In the last month, however, some deliberate roadblocks to improved relations have been put upnot, it seems, by the Chinese government as such, but by some in the leadership of the Patriotic Association. Two bishops were ordained without papal approval, an action that drew the strongest condemnation from a Vatican spokesman.
A week after these irregular ordinations, another bishop was ordained with the sponsorship of the Patriotic Association and with the full approval of the Vatican. The elevation of the Rev. Paul Pei Junmin as coadjutor bishop of Shenyang took place with a large foreign delegation present, during which the papal bull of appointment was read.
Much remains unclear about the true relationship between the Beijing government and its official church leadership. With many dioceses still without bishops, the time ahead could be a tense one for Vatican-China relations. Mindful of that, the bishops of the underground church are appealing to Catholics throughout China to pray for the priests of the official church that they may be strengthened in their faithfulness to the pope.Death Penalty WorldwideOver 20,000 men and women are on death rows around the world, according to a report from Amnesty International in April. Last year almost 22,000 people were executed. Most were put to death in just four countries: China, Iran, Saudi Arabia and the United States. Among the more glaring anomalies is the fact that the United Stateswith its claimed commitment to human rightsis among the few countries that make extensive use of the death penalty.
It is China, however, that leads the world in applying the death penalty. China accounts for 80 percent of executions worldwide. There an offender can be put to death for any one of 68 crimes, including nonviolent crimes like tax fraud and embezzlement. The penalty’s extensive use in China may also hide an economic factor: the high profits behind organ transplants from those executed might act as an incentive to maintain the death penalty. Iran was the sole country to execute juveniles last year. It was only in March 2005 that the U.S. Supreme Court finally banned the execution of juveniles in this country. Until then, the United States had been among the world’s leaders in this practice.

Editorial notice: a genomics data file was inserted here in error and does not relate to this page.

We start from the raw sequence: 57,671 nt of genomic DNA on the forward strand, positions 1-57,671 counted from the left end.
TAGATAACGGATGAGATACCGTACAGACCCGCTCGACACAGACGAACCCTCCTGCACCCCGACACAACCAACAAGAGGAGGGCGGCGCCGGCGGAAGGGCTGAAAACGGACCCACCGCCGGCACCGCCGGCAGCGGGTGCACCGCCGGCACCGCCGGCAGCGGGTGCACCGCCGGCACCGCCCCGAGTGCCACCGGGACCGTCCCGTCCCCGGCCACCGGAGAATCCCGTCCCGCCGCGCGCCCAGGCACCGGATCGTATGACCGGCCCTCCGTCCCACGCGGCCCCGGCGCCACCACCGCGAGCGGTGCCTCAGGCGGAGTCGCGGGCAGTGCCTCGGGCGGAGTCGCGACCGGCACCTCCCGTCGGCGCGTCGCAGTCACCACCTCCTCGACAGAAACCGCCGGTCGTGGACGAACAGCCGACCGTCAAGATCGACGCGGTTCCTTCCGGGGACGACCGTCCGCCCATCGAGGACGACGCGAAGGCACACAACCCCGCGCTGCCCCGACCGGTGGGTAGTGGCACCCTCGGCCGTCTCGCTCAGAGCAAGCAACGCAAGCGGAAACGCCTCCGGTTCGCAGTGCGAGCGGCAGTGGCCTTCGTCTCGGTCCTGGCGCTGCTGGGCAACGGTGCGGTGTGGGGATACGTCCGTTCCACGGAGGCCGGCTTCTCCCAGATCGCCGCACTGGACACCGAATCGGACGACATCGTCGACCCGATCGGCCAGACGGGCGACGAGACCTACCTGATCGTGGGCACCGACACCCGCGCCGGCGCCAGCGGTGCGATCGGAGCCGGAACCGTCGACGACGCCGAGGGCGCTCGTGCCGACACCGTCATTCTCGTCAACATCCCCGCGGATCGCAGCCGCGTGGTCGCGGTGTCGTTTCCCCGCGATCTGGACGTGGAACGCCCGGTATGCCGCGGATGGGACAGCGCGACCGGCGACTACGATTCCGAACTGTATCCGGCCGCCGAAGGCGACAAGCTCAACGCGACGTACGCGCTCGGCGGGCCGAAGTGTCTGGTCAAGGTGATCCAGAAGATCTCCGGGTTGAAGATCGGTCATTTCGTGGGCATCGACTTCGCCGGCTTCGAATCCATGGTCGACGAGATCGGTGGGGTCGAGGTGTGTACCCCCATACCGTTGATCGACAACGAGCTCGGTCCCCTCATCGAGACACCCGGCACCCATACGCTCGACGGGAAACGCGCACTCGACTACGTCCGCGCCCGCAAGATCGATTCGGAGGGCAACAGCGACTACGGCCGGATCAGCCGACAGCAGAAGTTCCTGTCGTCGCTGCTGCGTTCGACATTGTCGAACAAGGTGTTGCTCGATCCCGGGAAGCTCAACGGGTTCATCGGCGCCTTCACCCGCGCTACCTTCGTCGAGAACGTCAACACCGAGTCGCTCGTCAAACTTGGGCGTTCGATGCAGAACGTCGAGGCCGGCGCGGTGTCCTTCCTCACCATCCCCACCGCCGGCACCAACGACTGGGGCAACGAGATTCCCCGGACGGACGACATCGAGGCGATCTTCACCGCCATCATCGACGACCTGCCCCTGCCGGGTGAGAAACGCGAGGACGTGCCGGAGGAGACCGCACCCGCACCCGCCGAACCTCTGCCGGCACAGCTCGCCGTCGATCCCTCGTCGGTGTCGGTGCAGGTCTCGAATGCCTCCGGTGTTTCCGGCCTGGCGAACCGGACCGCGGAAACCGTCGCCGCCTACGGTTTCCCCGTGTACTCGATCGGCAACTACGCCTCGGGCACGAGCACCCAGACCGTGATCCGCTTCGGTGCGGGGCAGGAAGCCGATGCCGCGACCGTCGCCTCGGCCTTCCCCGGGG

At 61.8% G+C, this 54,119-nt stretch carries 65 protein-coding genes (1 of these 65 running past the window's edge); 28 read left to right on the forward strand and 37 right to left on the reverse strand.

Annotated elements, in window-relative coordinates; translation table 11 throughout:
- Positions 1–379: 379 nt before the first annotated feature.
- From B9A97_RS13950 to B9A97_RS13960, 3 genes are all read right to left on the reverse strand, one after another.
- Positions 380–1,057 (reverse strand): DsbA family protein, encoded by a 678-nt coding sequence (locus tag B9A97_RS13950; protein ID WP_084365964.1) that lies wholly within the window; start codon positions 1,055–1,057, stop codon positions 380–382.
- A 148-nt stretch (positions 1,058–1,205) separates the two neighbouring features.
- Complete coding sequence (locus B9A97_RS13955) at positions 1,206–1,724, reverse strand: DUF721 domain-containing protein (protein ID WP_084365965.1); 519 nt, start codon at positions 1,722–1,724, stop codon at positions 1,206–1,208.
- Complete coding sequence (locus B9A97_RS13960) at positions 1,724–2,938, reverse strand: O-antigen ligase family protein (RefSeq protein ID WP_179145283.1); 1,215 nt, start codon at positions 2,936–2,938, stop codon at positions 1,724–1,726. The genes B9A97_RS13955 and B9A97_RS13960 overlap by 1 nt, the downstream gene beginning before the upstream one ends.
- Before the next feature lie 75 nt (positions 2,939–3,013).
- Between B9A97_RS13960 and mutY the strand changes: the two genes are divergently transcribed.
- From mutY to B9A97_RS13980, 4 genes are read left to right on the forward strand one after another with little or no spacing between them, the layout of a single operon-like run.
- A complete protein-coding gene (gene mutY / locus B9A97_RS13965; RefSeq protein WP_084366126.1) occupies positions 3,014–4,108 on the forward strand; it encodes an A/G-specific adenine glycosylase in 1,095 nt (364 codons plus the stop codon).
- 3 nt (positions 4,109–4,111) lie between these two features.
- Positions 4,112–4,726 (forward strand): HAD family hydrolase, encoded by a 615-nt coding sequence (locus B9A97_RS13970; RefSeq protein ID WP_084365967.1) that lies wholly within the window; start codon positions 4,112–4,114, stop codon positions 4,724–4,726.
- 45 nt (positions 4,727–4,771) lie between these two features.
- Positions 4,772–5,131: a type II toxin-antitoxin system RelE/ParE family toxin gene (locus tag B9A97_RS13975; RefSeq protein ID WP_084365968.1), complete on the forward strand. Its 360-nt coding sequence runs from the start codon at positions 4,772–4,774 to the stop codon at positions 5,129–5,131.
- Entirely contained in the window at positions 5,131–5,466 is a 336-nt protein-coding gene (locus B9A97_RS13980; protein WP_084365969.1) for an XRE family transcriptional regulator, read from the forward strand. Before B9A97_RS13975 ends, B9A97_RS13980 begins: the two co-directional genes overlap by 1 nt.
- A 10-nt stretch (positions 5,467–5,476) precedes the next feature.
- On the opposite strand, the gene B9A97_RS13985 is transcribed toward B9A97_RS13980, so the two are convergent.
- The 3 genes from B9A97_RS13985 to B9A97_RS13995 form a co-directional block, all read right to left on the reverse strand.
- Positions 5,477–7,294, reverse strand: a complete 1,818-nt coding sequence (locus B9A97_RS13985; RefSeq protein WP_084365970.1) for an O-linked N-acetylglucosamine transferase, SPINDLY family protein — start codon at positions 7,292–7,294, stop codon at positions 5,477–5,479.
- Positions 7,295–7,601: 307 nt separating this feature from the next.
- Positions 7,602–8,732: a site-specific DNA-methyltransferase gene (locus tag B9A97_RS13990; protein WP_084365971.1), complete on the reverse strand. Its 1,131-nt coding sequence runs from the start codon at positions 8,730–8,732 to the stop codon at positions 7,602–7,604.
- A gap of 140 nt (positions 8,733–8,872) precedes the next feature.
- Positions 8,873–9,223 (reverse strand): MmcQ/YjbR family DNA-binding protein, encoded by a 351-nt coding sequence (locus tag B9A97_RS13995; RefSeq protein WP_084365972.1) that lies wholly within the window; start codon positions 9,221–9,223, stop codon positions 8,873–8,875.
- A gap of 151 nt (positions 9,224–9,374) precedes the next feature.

Support around the world for the death penalty has been gradually falling over the past two decades. Mexico and Liberia are the two nations that have most recently abolished it. Even in the United States, where its useespecially in southern statesgoes forward, fear of executing the innocent has caused public approval to drop, and challenges to the methods employed, particularly lethal injection, continue to be brought forward.The Perils of PlagiarismKaavya Viswanathan, a Harvard sophomore and the author of a novel about the travails of the college acceptance ordeal, made a kind of appeal to the theory of suppressed memories when The Harvard Crimson reported that passages in her novel, How Opal Mehta Got Kissed, Got Wild, and Got a Life, were identical with passages from two novels by another author, Megan McCafferty. Miss Viswanathan said that she had read the McCafferty novels and so absorbed their content that the repetition of certain passages was unintentional and unconscious. This explanation was not persuasive to Miss McCafferty’s publisher (Random House) nor to Miss Viswanathan’s publisher (Little, Brown and Company) who withdrew the Opal Mehta story from bookstores at considerable expense to both publisher and author.
No such defense was offered by William Swanson, the C.E.O. of Raytheon Company, the U.S. military contractor, when a similar challenge arose concerning his own hugely successful primer on good management, Swanson’s Unwritten Rules of Management.
The book had been praised by such management gurus as Jack Welch and Warren Buffet, and Raytheon had promoted the book on its Web site and given away more than 300,000 copies to interested parties. One of the recipients of Raytheon’s largesse found the book oddly familiar and retrieved a similar text published in 1944 on successful engineering practices. Passages in both texts appeared to be identical, and Raytheon’s board of directors reduced Mr. Swanson’s 2006 compensation by almost $1 million.
College sophomores and corporate C.E.O.’s: Be warned about the limits of literary license.